But back to the John Nordstrom story, survey results notwithstanding … how will I know if you’re building trusted relationships and do the little extras to make a client feel appreciated? I’ll see it reflected in the numbers.

On Commitment

oncommitment

Commitment is a powerful word. I have been reflecting on that word a bit recently. When I started Tahzoo I had a dream that we could build a company that would change the way that companies engage with their customers. I have been and will be committed to that dream until we have accomplished our mission.

I’m reminded of my time at Nordstrom, when I first started with the company. It was during the holiday season and we were very busy. An older gentleman I didn’t know joined us behind the counter to help ease the burden and make our customers’ experience better. As it turned out, it was John Nordstrom who helped me gift wrap packages for the afternoon. What an impression that made on me—not only of their commitment to great customer service, but his willingness to go beyond his desk job to actually roll up his sleeves and get behind the counter to help. His action was very powerful. And I was clearly impressionable, as I still recall this moment for the positive impact it has had on me.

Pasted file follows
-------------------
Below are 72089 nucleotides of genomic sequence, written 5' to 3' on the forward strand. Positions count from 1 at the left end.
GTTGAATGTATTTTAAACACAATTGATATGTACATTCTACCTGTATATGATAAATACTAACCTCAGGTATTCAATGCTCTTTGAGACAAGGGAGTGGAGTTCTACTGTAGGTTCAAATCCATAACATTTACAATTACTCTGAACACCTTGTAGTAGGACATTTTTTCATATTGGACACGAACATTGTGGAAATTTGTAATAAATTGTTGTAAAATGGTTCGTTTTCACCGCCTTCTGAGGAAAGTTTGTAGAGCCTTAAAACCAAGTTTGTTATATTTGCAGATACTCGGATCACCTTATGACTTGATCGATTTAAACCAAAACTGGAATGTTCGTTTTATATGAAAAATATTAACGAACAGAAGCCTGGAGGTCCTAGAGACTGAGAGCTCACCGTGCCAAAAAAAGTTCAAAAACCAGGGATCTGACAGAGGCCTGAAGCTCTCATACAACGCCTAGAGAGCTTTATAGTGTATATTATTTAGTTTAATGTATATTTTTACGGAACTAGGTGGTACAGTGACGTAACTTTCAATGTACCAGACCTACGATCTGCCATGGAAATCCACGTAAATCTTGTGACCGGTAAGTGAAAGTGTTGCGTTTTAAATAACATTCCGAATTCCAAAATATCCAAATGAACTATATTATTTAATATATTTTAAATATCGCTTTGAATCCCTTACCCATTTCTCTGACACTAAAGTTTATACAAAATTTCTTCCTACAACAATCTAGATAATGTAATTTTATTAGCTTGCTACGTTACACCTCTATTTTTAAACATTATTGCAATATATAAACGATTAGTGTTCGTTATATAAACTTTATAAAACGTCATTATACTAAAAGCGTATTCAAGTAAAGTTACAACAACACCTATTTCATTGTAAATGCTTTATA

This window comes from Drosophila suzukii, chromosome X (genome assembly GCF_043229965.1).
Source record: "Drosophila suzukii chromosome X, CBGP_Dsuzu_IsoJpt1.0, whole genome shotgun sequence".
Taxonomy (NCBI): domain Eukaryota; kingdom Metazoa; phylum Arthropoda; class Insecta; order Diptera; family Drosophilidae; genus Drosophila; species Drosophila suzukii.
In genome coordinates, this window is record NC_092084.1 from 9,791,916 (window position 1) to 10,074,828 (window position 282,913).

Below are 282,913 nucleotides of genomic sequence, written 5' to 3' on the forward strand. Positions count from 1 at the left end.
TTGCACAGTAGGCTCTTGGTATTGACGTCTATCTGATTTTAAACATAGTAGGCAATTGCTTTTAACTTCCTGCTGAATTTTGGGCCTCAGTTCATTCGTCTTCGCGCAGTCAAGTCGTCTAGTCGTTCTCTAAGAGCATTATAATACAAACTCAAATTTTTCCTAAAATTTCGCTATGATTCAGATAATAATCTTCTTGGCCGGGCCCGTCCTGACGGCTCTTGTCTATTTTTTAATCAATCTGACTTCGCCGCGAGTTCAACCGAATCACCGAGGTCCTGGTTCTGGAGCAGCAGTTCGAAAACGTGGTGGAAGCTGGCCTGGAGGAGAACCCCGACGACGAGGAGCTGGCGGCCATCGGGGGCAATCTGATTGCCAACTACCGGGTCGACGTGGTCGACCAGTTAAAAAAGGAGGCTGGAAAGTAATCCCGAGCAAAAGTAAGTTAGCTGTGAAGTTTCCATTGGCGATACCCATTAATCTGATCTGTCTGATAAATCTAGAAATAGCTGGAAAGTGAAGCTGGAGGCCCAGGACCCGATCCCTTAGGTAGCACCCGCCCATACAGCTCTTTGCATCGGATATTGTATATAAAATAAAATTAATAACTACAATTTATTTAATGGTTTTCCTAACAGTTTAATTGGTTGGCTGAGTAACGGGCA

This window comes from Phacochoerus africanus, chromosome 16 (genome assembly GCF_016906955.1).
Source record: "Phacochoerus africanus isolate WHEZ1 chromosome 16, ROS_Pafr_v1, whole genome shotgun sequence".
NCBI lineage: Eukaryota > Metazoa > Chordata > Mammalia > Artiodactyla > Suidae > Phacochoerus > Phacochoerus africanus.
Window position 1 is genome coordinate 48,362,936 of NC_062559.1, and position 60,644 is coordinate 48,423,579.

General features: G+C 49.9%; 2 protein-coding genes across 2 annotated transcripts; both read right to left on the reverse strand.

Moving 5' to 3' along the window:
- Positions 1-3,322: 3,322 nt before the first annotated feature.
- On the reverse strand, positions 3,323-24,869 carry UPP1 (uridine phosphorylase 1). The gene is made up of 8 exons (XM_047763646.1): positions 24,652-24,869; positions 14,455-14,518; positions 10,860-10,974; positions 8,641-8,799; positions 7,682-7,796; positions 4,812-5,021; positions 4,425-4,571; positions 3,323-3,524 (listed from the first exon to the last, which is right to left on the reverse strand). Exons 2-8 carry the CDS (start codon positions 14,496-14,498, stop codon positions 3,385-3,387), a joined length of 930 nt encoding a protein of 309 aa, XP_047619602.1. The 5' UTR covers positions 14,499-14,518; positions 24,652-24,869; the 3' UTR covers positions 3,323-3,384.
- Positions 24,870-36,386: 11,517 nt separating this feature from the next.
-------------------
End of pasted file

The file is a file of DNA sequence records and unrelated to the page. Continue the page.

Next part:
The internet, while creating many efficiencies, has also removed much of the human touch. The digital age has depersonalized an important part of the human condition. Meanwhile, commerce—how we spend our money—is a very social part of the human experience … our cities are built around market squares, we create friendships at our regular cafés and we recommend to our friends and family experiences and products that we enjoy. We’ve resurrected a part of the human connection through social media, communicating with one another our likes, dislikes and preferences, however this hasn’t solved the problem of feeling disintermediated from the brands we enjoy.